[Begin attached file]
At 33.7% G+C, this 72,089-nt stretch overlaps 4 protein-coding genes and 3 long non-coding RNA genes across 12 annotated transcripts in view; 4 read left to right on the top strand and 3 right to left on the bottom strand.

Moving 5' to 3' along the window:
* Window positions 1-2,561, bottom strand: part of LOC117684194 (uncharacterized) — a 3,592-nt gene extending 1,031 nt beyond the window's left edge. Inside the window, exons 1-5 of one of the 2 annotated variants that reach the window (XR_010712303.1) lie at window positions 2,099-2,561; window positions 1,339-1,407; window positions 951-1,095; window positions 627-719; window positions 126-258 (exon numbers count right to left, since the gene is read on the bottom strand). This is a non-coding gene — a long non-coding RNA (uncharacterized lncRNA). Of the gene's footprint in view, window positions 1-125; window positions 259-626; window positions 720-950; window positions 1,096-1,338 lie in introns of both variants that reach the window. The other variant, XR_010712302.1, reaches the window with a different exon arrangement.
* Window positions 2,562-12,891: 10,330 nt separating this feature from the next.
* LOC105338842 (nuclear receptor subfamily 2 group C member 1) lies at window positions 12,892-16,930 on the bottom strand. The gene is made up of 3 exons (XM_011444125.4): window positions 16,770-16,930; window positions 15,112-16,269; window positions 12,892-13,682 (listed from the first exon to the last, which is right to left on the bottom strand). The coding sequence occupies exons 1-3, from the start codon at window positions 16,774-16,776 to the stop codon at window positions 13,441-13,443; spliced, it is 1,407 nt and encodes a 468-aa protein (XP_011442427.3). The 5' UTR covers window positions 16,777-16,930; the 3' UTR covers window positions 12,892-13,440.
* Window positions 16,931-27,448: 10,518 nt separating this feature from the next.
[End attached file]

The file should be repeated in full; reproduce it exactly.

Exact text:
At 33.7% G+C, this 72,089-nt stretch overlaps 4 protein-coding genes and 3 long non-coding RNA genes across 12 annotated transcripts in view; 4 read left to right on the top strand and 3 right to left on the bottom strand.

Moving 5' to 3' along the window:
* Window positions 1-2,561, bottom strand: part of LOC117684194 (uncharacterized) — a 3,592-nt gene extending 1,031 nt beyond the window's left edge. Inside the window, exons 1-5 of one of the 2 annotated variants that reach the window (XR_010712303.1) lie at window positions 2,099-2,561; window positions 1,339-1,407; window positions 951-1,095; window positions 627-719; window positions 126-258 (exon numbers count right to left, since the gene is read on the bottom strand). This is a non-coding gene — a long non-coding RNA (uncharacterized lncRNA). Of the gene's footprint in view, window positions 1-125; window positions 259-626; window positions 720-950; window positions 1,096-1,338 lie in introns of both variants that reach the window. The other variant, XR_010712302.1, reaches the window with a different exon arrangement.
* Window positions 2,562-12,891: 10,330 nt separating this feature from the next.
* LOC105338842 (nuclear receptor subfamily 2 group C member 1) lies at window positions 12,892-16,930 on the bottom strand. The gene is made up of 3 exons (XM_011444125.4): window positions 16,770-16,930; window positions 15,112-16,269; window positions 12,892-13,682 (listed from the first exon to the last, which is right to left on the bottom strand). The coding sequence occupies exons 1-3, from the start codon at window positions 16,774-16,776 to the stop codon at window positions 13,441-13,443; spliced, it is 1,407 nt and encodes a 468-aa protein (XP_011442427.3). The 5' UTR covers window positions 16,777-16,930; the 3' UTR covers window positions 12,892-13,440.
* Window positions 16,931-27,448: 10,518 nt separating this feature from the next.